I urge those who care about the state of our environment, our climate and our future to speak up and tell Zinke “no” to oil drilling or exploration in the Arctic Refuge. It is imperative the administration hears loud and clear that we will not stand for this special place to be sold off to Big Oil.

Carol Perera Weingeist

Hanover

Bailing Out Farmers

I don’t get it. President Donald Trump enacts tariffs on imports and China does the same. And we the taxpayers have to bail out the farmers for what they are losing.

Trump got us into this mess. Now we have to pay for it, at the sum of $12 billion (that’s billion with a “b”). Wake up, America, or don’t you care?

Now, according to the news, he wants another tax break for the 1 percent, the billionaires and millionaires, all while the United States is borrowing money and increasing the debt. At our cost. Your last tax break went to pay for the increases in food and gas costs. The rich sent theirs to offshore banks to avoid taxes.

Bailing out the farmers for Trump’s mistake is a political thing for the Republican Party. Because, according to them, we the people are stupid.

Robert Pollard

Enfield

Railroads and Pools

Regarding Dick Mackay’s strong reply (“Risk-Takers, Not Metal Objects,” July 24) to my recent letter about the trend toward ripping up active railroads for recreational trails (“A Dislike of Large Metal Objects,” July 10), I confess to occasionally viewing the world through rose-colored glasses, which I find infinitely preferable to viewing the world through rosé-clouded judgment.

Mackay failed to get his facts straight in a couple of key areas. First, I wasn’t a resident of the Upper Valley 53 years ago, but I’m sure I would have enjoyed the railroad traffic offered at that time. Second, B&M trains continued to traverse the entire Northern Railroad (now the Northern Rail Trail) until 1982. I personally watched B&M through freights moving through Westboro. Passenger train moves took place as late as the mid-1970s, and I personally witnessed one of those passing Mechanic Street in Lebanon.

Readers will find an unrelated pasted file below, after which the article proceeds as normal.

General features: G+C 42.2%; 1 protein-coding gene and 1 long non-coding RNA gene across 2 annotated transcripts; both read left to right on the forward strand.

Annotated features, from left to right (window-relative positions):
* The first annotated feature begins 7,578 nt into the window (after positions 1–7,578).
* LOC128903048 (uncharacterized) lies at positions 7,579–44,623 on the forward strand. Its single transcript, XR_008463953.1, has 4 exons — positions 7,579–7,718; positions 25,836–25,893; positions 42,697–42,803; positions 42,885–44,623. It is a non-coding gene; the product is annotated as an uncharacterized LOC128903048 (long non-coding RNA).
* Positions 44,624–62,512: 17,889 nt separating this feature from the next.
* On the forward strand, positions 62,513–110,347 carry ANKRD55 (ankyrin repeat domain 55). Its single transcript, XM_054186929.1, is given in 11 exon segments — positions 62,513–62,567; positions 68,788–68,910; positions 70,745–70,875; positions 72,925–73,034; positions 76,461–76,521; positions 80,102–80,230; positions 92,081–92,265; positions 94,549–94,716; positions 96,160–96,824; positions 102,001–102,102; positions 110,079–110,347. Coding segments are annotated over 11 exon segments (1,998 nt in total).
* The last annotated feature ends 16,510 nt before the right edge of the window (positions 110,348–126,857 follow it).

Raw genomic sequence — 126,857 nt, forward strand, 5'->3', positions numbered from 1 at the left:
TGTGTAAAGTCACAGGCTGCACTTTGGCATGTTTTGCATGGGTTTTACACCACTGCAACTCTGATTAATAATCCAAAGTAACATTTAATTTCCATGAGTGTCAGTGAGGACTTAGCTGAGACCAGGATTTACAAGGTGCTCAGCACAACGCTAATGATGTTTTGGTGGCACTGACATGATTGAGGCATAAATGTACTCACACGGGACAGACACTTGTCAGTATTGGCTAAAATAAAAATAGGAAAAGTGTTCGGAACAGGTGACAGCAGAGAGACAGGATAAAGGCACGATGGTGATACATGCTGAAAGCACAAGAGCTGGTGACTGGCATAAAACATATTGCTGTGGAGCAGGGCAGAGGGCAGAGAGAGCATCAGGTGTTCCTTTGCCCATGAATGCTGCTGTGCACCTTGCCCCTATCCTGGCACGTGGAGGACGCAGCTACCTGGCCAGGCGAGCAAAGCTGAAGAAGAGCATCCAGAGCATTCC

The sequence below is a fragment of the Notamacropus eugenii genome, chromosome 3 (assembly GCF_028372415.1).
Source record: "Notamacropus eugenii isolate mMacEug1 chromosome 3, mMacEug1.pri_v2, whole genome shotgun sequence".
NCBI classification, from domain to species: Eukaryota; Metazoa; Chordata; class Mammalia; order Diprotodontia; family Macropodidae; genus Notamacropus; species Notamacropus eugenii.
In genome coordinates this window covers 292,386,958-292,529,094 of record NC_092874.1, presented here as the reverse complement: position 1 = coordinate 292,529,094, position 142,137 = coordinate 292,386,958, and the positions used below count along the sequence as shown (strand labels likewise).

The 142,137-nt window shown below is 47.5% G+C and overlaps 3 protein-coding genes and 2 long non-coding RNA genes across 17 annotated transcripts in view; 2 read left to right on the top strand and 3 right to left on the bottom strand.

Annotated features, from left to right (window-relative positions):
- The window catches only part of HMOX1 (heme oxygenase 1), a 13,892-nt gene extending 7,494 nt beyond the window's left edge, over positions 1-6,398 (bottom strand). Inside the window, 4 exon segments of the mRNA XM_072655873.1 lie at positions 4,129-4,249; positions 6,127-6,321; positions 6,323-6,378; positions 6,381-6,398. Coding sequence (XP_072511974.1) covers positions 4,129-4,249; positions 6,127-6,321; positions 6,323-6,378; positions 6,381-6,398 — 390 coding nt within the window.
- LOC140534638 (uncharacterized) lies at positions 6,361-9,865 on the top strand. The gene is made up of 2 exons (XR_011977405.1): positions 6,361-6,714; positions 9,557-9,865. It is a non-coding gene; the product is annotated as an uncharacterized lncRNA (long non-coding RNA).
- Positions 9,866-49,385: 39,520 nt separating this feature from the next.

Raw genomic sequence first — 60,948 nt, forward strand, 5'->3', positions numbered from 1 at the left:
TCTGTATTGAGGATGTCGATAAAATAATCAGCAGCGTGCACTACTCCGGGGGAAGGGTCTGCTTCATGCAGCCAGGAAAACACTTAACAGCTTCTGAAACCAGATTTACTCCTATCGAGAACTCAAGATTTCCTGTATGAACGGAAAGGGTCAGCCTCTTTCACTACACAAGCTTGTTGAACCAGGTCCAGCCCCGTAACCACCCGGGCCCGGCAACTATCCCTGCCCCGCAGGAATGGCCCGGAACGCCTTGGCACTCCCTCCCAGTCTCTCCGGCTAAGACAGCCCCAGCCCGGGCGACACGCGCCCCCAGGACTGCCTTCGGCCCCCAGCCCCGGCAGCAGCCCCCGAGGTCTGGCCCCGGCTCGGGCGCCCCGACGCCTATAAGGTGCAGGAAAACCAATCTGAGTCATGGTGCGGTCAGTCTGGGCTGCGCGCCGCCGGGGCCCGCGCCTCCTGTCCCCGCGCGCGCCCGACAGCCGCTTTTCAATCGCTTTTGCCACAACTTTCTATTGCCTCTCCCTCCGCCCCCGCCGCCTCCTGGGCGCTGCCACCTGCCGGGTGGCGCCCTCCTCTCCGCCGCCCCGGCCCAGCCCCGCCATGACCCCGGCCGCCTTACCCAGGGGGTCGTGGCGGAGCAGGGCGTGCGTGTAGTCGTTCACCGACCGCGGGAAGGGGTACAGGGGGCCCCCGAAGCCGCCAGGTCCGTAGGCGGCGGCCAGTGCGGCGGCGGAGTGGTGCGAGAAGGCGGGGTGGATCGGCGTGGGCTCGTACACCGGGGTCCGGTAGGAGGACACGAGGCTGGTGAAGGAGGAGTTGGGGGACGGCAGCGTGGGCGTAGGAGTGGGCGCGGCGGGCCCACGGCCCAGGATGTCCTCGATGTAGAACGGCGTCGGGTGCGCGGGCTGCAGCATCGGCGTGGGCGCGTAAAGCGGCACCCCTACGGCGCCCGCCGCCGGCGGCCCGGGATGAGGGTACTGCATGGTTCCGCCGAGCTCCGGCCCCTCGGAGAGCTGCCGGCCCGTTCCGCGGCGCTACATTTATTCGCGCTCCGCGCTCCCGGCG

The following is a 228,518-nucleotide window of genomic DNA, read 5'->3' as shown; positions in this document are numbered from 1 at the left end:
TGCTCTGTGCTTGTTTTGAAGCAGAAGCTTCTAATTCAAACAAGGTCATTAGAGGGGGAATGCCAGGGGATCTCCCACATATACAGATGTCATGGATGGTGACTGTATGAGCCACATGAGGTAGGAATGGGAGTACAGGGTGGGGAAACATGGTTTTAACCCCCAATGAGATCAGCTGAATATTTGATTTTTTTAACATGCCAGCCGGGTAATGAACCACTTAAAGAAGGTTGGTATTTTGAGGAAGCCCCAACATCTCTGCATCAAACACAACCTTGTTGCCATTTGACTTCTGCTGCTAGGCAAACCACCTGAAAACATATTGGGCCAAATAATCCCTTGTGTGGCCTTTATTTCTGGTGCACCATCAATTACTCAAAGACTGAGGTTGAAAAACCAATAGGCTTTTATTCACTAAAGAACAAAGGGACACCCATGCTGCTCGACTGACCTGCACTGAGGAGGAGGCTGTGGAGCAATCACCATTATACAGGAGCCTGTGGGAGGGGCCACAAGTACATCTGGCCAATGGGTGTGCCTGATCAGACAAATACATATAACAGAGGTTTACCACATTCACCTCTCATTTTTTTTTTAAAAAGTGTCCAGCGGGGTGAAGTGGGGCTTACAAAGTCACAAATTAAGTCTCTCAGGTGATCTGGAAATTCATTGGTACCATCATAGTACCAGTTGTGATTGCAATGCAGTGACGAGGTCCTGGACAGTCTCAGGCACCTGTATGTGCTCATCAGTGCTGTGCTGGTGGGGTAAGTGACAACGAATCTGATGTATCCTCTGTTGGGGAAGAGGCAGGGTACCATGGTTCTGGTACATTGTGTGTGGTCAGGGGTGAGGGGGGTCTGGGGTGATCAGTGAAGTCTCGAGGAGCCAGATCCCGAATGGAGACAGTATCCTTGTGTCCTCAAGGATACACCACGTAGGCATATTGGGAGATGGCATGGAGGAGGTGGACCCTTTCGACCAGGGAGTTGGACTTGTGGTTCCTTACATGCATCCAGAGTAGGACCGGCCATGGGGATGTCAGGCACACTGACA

The Upper Valley has a rich railroad history, as any member of the National Railway Historical Society will tell you, and it’s not all history. Rail freight travels in four directions out of White River Junction and Amtrak trains carry approximately a busload of passengers daily from White River Junction depot. As far as the Mascoma River Greenway’s being extended all the way to Westboro, I’m sure the New England Central Railroad will weigh in on that. Its owner, Genesee & Wyoming Industries, didn’t purchase operating rights on Claremont-Concord Railway just to tear up the rails.

Regarding Hartford’s Sherman Manning Pools: I find it interesting that Marjorie Rogalski’s letter (“Articles on UVAC Destroyed Privacy,” July 31) contrasts the Ciardelli family’s investment in the Upper Valley Aquatic Center with the purchase of “throwaway items.” I personally don’t consider the Manning Pools a “throwaway” item. The “wide range” of people she says UVAC serves obviously doesn’t include those of lowest incomes.

Maybe the UVAC should consider making a payment in lieu of taxes to the town of Hartford to support alternate swimming opportunities for those who don’t have $1,100 a year in “disposable income.”

William A. Wittik

Hartford